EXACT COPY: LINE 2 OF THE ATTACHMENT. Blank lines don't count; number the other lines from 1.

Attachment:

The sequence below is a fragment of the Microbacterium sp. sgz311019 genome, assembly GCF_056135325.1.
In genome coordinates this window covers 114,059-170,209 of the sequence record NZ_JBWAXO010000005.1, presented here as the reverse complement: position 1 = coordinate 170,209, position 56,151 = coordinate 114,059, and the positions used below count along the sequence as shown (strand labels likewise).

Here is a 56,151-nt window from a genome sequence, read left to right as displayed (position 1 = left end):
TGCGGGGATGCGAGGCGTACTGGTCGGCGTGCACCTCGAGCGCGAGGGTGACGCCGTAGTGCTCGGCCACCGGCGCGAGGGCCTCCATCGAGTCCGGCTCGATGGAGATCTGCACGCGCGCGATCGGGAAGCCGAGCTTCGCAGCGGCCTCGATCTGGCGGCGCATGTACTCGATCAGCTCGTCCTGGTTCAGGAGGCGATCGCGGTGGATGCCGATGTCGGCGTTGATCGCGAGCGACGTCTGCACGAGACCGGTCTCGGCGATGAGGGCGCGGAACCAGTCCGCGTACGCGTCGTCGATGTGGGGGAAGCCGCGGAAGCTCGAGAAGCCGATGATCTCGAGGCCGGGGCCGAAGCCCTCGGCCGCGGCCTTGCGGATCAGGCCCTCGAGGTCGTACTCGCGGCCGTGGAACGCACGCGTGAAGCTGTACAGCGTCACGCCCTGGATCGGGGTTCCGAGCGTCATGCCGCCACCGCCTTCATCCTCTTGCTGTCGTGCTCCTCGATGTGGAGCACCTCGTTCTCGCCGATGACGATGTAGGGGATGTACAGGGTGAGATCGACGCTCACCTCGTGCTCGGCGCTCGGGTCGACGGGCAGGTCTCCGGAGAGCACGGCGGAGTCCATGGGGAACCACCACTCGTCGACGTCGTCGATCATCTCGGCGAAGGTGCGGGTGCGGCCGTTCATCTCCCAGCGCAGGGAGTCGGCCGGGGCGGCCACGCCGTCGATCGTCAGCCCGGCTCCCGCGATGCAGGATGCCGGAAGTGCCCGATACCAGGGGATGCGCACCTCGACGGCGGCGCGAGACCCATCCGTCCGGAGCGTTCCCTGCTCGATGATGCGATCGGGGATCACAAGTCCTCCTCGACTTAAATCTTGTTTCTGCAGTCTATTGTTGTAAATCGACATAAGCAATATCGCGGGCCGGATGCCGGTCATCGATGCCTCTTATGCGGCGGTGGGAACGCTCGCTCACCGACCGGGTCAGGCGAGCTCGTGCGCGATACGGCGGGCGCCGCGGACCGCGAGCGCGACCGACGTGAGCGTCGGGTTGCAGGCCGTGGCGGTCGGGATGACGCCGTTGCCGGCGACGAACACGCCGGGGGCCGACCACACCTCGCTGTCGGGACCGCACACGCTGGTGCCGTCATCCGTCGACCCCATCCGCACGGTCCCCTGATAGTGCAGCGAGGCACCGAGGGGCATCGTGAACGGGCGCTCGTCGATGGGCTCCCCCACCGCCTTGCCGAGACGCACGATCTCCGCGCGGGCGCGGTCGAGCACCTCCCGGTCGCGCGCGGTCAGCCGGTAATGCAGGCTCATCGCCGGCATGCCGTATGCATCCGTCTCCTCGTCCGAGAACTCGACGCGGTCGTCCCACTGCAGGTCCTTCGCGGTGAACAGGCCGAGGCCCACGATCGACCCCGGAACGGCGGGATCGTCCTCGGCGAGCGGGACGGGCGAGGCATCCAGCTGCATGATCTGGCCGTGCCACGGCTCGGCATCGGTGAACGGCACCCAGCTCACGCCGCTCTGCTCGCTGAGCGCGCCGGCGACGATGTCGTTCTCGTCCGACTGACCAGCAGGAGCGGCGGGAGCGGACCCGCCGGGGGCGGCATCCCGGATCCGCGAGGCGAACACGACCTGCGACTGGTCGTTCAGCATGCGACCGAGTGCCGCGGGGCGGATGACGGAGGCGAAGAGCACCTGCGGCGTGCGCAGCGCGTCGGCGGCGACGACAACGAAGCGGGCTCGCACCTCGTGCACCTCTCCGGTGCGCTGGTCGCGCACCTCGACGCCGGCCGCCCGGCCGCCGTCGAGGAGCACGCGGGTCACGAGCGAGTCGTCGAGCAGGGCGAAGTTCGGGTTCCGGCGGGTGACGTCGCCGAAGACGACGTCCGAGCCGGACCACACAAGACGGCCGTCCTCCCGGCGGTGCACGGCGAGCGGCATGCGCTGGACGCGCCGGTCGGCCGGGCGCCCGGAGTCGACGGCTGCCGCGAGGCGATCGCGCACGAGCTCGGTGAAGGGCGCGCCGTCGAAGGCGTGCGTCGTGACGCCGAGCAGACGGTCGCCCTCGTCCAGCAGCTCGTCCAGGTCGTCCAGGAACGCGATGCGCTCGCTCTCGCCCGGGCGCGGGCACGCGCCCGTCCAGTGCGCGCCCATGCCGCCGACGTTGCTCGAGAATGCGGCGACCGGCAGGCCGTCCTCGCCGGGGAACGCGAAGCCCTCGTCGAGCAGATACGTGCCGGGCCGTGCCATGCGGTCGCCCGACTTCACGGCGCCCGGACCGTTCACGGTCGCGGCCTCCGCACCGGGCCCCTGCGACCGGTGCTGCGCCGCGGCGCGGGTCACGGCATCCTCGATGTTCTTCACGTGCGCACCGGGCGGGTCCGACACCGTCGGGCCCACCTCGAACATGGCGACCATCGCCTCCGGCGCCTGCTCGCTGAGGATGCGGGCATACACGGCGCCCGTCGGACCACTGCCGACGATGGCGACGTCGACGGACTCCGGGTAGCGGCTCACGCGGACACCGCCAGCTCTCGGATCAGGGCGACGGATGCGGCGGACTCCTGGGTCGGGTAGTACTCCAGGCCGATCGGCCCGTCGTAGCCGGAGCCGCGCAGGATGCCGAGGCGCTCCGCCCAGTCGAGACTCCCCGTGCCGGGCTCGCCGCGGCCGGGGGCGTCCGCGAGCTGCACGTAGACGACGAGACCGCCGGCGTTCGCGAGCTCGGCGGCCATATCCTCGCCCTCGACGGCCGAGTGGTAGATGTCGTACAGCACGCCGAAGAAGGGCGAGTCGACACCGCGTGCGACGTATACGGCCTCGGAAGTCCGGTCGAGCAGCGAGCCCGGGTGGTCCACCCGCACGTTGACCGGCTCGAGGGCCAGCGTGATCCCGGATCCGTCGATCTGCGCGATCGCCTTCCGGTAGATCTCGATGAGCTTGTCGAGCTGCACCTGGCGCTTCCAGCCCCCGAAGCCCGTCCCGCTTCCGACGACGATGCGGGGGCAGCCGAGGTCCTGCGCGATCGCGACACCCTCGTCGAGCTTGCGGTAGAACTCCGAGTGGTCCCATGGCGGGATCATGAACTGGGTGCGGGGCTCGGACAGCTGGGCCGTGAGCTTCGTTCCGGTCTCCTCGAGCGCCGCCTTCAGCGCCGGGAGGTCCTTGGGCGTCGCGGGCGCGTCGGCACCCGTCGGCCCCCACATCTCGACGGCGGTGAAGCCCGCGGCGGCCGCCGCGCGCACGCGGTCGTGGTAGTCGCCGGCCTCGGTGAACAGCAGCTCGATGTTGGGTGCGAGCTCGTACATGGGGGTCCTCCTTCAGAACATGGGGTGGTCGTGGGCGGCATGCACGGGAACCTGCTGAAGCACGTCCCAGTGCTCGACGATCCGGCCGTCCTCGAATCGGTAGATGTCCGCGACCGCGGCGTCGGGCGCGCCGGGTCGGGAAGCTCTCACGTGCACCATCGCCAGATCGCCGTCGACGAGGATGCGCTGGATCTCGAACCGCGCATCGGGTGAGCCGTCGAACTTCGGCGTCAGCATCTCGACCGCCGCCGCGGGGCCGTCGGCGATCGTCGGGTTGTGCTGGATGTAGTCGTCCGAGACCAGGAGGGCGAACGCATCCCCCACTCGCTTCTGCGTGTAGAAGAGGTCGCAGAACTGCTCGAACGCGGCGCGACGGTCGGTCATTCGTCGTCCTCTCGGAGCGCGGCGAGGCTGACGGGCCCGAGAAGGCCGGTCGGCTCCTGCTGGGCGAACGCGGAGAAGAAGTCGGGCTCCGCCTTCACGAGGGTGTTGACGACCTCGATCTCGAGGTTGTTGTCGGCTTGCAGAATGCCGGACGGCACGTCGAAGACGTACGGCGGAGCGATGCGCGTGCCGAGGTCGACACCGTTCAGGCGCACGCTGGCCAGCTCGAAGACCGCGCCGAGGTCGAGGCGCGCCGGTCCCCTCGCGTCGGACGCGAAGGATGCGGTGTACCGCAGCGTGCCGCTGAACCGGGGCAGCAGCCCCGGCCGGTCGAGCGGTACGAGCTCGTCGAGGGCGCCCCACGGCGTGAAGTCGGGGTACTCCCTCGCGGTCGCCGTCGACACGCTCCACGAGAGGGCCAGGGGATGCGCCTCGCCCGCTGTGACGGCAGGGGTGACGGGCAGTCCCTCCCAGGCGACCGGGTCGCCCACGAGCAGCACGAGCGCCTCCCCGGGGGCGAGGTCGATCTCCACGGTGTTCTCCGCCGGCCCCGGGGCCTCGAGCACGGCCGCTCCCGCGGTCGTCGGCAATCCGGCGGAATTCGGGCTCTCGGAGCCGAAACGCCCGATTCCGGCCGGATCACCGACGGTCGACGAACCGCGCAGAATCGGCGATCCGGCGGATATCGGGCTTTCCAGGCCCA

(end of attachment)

In genome coordinates this window covers 114,059-170,209 of the sequence record NZ_JBWAXO010000005.1, presented here as the reverse complement: position 1 = coordinate 170,209, position 56,151 = coordinate 114,059, and the positions used below count along the sequence as shown (strand labels likewise).